However, this was a piece of Númenórean fiction meant to satisfy the national pride of the people of Gondor for the surrender of the territory of Calenardhon -- in reality there had been no common ancestry between the people of Rohan and of Gondor.[source?]

For the subsequent history of the Rohirrim as allies of Gondor see Rohan#History

[edit] Description

John Howe - Rohirrim

The Rohirrim were tall, blond, and mostly had blue eyes. They prized their horses more than anything, and their entire culture was based around these. They had few cities, but lived in many villages on the plains of Rohan.

They are proud and wilful, but they are true-hearted, generous in thought and deed; bold but not cruel; wise but unlearned, writing no books but singing many songs, after the manner of the children of Men before the Dark Years. The Lord of the Rings: The Two Towers

[edit] Culture

The Rohirrim had had contacts with Elves in their ancient history, and knew of Eru, but like the Dúnedain they did not worship him in any temples. They seem to have valued the Vala Oromë the Hunter highly, whom they called Béma.

They measured time with a calendar that had apparent similarities to the Calendar of the Shire and Calendar of Bree. These similarities were noted by Meriadoc Brandybuck in his work Reckoning of Years.[2]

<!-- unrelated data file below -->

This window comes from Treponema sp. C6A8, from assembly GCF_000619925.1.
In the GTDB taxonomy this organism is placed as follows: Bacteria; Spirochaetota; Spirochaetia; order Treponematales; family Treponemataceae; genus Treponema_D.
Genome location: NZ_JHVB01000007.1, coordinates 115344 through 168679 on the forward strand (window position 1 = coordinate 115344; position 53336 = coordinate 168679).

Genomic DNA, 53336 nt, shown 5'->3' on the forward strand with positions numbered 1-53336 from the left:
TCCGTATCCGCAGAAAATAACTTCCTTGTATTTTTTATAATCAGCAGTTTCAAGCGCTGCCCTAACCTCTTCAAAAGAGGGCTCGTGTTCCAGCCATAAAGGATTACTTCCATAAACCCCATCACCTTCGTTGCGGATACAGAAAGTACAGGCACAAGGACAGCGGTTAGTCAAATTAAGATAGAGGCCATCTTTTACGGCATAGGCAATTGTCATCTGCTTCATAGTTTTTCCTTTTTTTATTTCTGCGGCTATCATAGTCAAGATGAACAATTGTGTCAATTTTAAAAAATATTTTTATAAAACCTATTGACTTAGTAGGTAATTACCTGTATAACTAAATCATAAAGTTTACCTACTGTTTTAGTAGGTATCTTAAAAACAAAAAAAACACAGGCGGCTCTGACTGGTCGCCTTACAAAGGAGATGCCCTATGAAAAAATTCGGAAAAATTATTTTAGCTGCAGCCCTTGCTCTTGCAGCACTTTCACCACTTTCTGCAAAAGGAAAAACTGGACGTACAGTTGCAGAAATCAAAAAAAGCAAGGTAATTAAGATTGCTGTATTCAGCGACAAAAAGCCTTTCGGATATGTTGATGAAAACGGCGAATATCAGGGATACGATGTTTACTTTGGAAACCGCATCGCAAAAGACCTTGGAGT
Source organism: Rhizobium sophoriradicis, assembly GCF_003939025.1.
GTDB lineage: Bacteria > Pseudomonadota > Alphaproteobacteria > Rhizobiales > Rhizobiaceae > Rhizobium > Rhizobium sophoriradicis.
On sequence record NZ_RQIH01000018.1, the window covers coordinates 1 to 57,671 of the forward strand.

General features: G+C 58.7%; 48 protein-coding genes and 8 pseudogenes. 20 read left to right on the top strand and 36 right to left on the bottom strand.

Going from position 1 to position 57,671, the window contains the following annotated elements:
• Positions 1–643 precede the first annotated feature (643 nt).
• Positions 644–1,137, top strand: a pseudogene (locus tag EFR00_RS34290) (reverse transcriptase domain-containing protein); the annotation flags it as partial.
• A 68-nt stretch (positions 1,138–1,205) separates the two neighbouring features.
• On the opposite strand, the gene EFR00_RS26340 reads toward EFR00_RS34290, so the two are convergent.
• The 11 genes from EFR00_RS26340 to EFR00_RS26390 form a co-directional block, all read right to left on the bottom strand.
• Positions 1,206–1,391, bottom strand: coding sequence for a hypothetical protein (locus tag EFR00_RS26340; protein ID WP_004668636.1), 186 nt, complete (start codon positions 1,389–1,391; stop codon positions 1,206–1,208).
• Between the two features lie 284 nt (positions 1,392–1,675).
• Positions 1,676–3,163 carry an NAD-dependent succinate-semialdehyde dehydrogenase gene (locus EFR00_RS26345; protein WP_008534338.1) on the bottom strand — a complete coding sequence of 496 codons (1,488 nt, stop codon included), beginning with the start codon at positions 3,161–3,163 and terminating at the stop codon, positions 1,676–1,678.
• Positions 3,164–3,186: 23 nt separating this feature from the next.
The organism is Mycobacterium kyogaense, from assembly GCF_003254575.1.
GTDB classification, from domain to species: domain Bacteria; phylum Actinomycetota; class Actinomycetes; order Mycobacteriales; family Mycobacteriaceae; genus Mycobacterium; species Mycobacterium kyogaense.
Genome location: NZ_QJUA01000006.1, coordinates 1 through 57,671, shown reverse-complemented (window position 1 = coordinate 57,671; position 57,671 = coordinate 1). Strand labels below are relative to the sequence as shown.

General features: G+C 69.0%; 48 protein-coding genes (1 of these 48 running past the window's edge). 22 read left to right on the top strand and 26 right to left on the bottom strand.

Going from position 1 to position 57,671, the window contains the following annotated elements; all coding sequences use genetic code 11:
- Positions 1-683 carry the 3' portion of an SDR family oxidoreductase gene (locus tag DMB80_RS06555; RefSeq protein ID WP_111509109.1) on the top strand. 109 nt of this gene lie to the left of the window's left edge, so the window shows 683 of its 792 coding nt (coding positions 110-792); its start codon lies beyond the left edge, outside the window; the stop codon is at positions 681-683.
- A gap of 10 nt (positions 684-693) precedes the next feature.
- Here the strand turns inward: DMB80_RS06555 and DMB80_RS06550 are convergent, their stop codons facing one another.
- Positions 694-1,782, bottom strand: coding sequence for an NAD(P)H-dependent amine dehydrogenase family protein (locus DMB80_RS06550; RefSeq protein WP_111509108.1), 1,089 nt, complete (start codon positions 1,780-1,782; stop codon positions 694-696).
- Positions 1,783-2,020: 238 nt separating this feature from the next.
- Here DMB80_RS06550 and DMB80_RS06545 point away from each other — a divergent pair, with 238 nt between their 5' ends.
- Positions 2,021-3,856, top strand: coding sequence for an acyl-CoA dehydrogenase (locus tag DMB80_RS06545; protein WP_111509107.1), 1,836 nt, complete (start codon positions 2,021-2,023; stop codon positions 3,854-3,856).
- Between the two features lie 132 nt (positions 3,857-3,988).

They were ruled by a line of kings descended from Eorl the Young, who had first brought them to Rohan, and in time of war all able men rode to meet the Muster of Rohan.

[edit] Horses

Peter Xavier Price - The Ride of the Rohirrim

The Rohirrim are famous as skilled horsemen, masters and breeders. Among the horses of the Rohirrim are the famed Mearas, the noblest and fastest horses who have ever roamed Arda; Shadowfax was the greatest of all Mearas. There were very few Mearas left in Middle-earth at this point, but there were enough that a breeding population was present. The armies of Rohan are almost exclusively cavalry, divided into irregular units termed éoreds. Rohan's armies were more of a very well trained militia called upon in times of war, with the actual standing army relatively small. The professional career-soldiers of Rohan may have been limited to the royal bodyguard at Edoras.